There's three trillion of humans scattered across the empire. There used to be aliens called Jorians, who could jump from one galaxy to the next using nodes (let's just say Einstein's wormhole) and they could access Starfire, the believed to be this energy that connects souls and having a touch of it could possibly bring back the dead.

I easily noticed the reason why I find this book hard to follow. The author has used different terms to denote words that we normally use. I like how he uses a bit of realism. Language changes as time progresses. Of course, characters would use different words that are apt for their time and not because Starfire is a fantastical science fiction book.

Starfire: A Red Peace is a colorful book. As you fly from one setting to the next, the scenery changes, so does the characters. It also reminds me of those steam punk Japanese anime films with giant robots during the '80s.

I can't help but think of the game, Fate II. The first game, Fate, was basically medieval fantasy, having that middle ages culture laced with magic. By Fate II, it's still magical but then suddenly, aliens from outer space (not just one kind but many) came into the picture. The author has this nice way of describing the characters without you actually paying attention to their physique. Color and size don't matter, skill does.

I was actually struggling in reading this book. I just couldn't catch on the world-building initially. Plenty of things happen here and there as if you're grasping for straws or picking up up scraps of something and trying to put it back together. 70% into the book, I finally got a hold on how things run in this book. Needless to say, I got used to the narration and that's when I only started appreciating the book.

I really got nothing to say about the characters, they're all pretty dynamic. The main voice, the female protagonist Jaqi, is this special person that needs to eventually spread her wings and soar high. Meanwhile, Araskar, the male protagonist, needs to realize his full potential. I would love their character development in the next books of the series.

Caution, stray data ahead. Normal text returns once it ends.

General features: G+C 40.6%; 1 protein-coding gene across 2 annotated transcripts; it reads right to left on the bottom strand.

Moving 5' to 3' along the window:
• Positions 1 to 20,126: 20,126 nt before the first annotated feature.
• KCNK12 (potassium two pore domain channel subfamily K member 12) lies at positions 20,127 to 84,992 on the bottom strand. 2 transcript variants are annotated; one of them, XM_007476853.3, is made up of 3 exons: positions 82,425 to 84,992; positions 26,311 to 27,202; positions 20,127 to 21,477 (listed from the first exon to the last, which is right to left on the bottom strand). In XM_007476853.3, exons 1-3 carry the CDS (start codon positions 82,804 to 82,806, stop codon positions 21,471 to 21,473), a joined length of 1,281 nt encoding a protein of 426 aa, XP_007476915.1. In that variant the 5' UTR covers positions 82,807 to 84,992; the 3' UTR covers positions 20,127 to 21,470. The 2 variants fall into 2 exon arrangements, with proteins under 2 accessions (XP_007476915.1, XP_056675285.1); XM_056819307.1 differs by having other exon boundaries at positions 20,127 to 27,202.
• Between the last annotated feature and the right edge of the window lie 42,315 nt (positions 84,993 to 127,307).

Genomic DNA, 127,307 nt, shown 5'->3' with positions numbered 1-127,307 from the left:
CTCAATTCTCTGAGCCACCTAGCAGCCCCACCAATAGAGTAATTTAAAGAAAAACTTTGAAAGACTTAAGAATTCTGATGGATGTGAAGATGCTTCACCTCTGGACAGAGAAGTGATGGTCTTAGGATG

Like I said about feelings, there's always something about the image of space that will creep on me even in my sleep. After reading the book, some of the plot visited me in my dreams. What's more? When I woke up, it's all I think about. I couldn't believe that the story would linger in my head. Starfire: A Red Peace sneaks on my subconscious and whatever it elicits on me lasted. This is one of those books that you thought you wouldn't really give a care the moment you open it but will stay with you long after you close it. Simply put, the story was surprisingly exceptional.


  1. From start to finish, this book is a rocket-ride experience that you'll most likely complete in one go, thanks in no little part to the colossally important characters ghost writing book in Jaqi, Ellsworth makes an ideal mix of heart and abrasive get up and go.

  2. Very Excellent post, this is really very stunning and amazing article on internet.

  3. Qu'est-ce qui vous attire dans une communauté de personnes qui utilisent des programmes d'amélioration ?